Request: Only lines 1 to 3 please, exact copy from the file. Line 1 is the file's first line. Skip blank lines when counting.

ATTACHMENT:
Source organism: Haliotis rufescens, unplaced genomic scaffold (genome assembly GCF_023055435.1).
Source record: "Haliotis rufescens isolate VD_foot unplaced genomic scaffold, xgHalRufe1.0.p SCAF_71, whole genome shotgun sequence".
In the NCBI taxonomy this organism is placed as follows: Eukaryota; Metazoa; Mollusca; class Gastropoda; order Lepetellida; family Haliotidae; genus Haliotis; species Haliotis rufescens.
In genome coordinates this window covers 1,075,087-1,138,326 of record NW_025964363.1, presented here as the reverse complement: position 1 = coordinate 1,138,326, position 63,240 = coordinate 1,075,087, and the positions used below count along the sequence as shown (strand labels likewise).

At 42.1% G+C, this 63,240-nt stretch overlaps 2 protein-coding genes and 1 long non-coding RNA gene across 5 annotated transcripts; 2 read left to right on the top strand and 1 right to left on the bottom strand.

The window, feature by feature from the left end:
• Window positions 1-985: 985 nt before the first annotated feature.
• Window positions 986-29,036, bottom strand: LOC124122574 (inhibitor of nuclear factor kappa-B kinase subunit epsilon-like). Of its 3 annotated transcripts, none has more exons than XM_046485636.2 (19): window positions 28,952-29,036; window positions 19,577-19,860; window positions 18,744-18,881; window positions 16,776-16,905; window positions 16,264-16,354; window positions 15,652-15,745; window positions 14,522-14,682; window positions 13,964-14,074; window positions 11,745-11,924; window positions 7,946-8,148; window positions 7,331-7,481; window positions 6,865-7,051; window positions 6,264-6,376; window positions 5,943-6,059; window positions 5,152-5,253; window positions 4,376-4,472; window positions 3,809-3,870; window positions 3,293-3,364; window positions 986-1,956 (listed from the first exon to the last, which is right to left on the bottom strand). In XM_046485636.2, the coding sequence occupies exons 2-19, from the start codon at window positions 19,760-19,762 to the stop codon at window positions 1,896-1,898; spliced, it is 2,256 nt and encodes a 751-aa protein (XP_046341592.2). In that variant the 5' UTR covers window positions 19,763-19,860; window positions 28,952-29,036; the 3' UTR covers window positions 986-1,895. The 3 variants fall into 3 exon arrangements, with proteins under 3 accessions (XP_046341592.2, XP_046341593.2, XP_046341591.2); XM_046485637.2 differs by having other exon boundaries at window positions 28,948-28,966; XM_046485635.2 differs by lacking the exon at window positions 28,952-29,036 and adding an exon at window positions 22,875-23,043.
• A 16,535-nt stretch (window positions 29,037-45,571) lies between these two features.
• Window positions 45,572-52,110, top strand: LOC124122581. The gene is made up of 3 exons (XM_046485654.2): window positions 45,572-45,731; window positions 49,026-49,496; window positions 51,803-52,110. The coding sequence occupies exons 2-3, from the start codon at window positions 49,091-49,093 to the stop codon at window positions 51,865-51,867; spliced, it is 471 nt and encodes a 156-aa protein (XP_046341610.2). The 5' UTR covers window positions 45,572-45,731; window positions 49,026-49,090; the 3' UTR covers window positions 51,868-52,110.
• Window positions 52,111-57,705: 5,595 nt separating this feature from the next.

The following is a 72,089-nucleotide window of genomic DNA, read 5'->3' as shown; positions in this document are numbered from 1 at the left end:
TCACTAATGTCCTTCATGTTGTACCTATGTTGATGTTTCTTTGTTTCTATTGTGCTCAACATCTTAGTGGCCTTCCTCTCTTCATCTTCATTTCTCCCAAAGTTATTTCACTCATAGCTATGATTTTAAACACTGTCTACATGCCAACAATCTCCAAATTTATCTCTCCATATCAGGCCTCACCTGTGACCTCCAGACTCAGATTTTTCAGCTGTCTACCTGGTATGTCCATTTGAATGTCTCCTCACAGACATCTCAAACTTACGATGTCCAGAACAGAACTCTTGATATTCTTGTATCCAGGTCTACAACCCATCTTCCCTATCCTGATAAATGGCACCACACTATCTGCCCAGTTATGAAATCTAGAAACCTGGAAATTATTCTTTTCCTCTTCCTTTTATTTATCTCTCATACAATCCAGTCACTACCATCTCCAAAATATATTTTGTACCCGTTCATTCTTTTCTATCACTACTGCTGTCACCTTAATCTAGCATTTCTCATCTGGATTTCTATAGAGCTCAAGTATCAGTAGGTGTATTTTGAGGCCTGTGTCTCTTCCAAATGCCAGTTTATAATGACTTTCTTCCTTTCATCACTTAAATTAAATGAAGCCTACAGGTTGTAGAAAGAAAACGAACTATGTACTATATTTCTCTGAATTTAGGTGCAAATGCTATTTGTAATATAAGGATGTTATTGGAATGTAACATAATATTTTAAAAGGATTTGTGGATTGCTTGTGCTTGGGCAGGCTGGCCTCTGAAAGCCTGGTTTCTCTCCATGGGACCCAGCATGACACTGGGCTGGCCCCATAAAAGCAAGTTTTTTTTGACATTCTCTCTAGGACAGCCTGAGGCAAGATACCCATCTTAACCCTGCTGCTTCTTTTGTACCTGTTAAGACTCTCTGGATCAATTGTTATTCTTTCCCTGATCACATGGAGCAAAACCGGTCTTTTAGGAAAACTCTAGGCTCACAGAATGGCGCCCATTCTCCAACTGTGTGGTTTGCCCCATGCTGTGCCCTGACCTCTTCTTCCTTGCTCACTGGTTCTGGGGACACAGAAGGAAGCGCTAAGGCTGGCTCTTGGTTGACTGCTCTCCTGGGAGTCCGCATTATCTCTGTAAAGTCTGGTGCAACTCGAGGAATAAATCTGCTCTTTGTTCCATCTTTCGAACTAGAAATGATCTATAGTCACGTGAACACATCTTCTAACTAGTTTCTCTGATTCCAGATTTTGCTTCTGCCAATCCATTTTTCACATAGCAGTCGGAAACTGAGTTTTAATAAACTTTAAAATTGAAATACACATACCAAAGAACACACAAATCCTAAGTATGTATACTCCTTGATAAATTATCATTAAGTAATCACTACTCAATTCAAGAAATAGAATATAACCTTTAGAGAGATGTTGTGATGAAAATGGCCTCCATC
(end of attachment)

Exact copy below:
Source organism: Haliotis rufescens, unplaced genomic scaffold (genome assembly GCF_023055435.1).
Source record: "Haliotis rufescens isolate VD_foot unplaced genomic scaffold, xgHalRufe1.0.p SCAF_71, whole genome shotgun sequence".
In the NCBI taxonomy this organism is placed as follows: Eukaryota; Metazoa; Mollusca; class Gastropoda; order Lepetellida; family Haliotidae; genus Haliotis; species Haliotis rufescens.